Add color to your garden by growing both white and purple kohlrabi.
Both white kohlrabi and purple kohlrabi mature easily and are relatively problem-free.
Made at Home Vegetables, by Dick Strawbridge and James Strawbridge (Mitchell Beazley, 2012), proves just how productively green you can be all year round. Whether you have a tiny urban plot, a terrace, a community garden allotment or plenty of space in your own garden, growing your own vegetables is one of the easiest ways to transform the way you eat. The following excerpt from the chapter “Autumn” teaches you how to grow and harvest white kohlrabi and purple kohlrabi.
Purchase this book from the GRIT store: Made at Home Vegetables.
Kohlrabi may look like a mutant vegetable from another planet but it is actually a fairly normal brassica that grows extremely easily. One of the great things about it is that it matures quickly and is relatively problem-free. There are two main varieties: white (or light green) and purple. Both taste great, so grow a single variety or a colourful combination in your garden.
You can sow your kohlrabi from late winter onwards if you are using a cloche or seed trays under cover. Sow seeds in small batches but often, to provide yourself with a steady supply of kohlrabi. Scatter the seed thinly in rows 30cm (1 foot) apart, covering them with 1cm (1/2 inch) of compost.
Thin out the seedlings when they are around 5cm (2 inches) tall and have formed proper leaves, to leave about 15cm (6 inches) between each plant. If you are transplanting them outside from trays, wait until early to mid spring and harden the seedlings off during the day — putting them outside and bring them back inside each evening.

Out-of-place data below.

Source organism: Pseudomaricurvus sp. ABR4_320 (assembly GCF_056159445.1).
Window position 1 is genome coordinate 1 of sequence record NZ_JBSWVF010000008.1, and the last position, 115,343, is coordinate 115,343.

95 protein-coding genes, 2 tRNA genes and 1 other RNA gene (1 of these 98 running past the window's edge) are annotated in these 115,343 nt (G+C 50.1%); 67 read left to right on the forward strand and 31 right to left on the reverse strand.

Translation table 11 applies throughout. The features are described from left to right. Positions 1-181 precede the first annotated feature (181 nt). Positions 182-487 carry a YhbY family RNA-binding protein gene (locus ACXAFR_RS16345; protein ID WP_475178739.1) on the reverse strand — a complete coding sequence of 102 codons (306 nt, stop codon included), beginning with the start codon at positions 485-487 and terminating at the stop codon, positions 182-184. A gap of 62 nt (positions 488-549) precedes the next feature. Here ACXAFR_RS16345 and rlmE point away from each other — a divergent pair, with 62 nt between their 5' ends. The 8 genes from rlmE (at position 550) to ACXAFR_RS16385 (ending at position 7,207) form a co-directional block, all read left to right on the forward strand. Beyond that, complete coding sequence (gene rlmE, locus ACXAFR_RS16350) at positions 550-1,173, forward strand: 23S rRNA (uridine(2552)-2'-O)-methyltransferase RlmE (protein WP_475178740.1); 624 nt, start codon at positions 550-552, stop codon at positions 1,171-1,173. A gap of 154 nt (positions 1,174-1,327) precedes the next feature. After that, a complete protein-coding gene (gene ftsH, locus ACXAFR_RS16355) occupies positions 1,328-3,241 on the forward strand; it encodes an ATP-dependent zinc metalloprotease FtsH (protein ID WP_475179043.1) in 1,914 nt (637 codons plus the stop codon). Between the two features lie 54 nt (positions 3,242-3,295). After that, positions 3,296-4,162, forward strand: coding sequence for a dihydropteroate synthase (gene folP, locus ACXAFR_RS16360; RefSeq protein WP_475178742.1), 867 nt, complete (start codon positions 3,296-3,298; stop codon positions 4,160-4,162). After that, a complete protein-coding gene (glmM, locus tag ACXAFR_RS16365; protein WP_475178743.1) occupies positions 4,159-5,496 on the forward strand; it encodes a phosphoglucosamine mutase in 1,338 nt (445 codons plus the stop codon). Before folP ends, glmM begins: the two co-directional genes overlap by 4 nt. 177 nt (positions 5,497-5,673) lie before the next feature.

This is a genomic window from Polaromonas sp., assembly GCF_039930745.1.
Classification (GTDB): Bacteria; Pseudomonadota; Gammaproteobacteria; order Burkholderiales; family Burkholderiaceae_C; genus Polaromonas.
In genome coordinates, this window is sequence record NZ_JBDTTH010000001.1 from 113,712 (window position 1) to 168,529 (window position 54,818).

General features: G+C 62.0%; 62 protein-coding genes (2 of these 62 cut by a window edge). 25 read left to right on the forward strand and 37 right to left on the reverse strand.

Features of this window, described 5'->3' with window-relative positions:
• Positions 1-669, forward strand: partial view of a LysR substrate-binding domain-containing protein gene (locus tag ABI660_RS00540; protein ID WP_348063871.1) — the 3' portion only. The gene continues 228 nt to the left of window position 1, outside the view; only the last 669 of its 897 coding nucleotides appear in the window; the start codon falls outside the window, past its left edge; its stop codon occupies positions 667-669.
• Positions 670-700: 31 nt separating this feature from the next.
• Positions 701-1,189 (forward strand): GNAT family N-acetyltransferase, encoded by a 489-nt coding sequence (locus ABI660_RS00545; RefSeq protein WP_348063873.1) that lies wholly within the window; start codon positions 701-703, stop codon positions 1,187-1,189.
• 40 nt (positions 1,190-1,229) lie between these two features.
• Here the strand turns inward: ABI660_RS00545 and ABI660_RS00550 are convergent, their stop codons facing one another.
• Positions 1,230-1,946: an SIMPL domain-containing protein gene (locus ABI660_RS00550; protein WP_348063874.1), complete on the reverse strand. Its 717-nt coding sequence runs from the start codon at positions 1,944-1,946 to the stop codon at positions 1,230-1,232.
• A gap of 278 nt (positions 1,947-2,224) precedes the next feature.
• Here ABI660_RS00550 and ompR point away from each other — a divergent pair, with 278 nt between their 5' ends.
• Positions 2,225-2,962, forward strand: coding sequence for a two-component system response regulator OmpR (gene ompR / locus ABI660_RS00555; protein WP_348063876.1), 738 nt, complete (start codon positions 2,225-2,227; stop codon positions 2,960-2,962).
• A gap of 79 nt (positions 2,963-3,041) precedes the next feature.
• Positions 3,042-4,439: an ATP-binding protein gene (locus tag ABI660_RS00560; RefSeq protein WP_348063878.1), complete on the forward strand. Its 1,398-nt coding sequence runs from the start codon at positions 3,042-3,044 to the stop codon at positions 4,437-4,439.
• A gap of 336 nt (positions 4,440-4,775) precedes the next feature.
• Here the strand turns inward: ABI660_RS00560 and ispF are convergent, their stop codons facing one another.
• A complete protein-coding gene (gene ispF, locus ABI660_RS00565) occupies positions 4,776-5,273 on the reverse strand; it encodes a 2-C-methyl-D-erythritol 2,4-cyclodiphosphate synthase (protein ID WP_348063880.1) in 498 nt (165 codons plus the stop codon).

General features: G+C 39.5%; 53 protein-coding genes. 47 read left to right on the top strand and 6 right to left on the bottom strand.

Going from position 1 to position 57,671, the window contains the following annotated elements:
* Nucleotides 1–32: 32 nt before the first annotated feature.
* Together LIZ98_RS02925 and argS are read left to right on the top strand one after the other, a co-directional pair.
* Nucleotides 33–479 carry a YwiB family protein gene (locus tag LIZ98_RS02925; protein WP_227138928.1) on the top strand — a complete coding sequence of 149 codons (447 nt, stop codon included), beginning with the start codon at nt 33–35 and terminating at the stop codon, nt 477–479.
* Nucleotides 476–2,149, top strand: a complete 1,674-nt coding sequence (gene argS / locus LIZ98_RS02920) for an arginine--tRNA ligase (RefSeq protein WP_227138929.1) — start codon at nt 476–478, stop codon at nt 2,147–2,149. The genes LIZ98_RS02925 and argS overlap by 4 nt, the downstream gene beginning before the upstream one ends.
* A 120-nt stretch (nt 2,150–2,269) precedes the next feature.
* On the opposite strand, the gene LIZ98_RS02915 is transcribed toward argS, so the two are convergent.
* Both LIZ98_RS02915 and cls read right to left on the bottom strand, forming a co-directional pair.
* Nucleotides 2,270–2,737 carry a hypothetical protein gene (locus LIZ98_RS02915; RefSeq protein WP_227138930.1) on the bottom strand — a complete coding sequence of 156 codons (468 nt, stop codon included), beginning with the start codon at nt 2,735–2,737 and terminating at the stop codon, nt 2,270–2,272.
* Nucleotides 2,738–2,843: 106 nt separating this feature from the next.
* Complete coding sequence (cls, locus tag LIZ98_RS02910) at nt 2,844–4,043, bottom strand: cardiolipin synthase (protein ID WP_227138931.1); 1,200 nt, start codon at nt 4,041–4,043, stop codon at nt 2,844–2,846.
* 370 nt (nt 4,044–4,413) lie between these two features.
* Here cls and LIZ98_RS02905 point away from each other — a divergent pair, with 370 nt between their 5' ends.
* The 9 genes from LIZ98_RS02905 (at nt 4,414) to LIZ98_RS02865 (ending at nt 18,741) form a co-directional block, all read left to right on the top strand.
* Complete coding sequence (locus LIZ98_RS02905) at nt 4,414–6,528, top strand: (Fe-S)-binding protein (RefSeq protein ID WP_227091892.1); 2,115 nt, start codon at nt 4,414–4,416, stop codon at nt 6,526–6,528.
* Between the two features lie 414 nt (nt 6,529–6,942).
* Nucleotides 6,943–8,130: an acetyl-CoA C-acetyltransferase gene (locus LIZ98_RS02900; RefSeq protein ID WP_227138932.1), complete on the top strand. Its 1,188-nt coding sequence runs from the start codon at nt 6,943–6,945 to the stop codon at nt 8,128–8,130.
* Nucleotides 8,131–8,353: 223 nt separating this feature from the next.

Watering and weeding are important for young plants. If there hasn’t been much rain and you are worried about your kohlrabi drying out, try to keep them shaded from the sun by heaping grass cuttings or mulch around them. This will also prevent them becoming too woody in texture.
Pests & Diseases
One key job that you have to take seriously is netting. Young brassica seedlings are very attractive to pigeons and they will devastate your crops if you don’t protect them.
Don’t wait until your kohlrabi are huge or they may be tough, fibrous and bland. Instead, try to pick them — especially the white varieties — when the bulbs are about the size of a tennis ball. Some of the purple-skinned varieties can grow very large without developing this toughness, so it’s safe to leave them to grow.
To store your kohlrabi, remove the leaves and set aside any that have damaged roots or diseased patches. If you are aiming to keep kohlrabi for longer than a week in the fridge, the best option is to keep them moist. Either wrap them in a damp towel or store them in a clamp with moist sand. Alternatively, cut them in half, blanch them and freeze for long-term storage.
Kohlrabi tastes like a cross between cabbage and celery, and has a nutty quality. Trim off the stems and ends and peel the bulb like a potato. Try it both raw and cooked — it is best to keep it a little ‘al dente.’ You can eat the leaves too: they are good sautéed with butter and garlic.
• Grow Large, Juicy Garlic Bulbs
• Garlic Pizzas Recipe
• Grow Your Own Sweetcorn in the Summer
• Sweetcorn Fritters With Salsa and Lime Mayo Recipe
• How to Grow Fennel
• Roasted Fennel With Blue Cheese and Chestnuts Recipe
• Kohlrabi Coleslaw Recipe
Reprinted with permission from Made at Home Vegetables, by Dick Strawbridge and James Strawbridge, and published by Mitchell Beazley, 2012. Buy this book from our store: Made at Home Vegetables.
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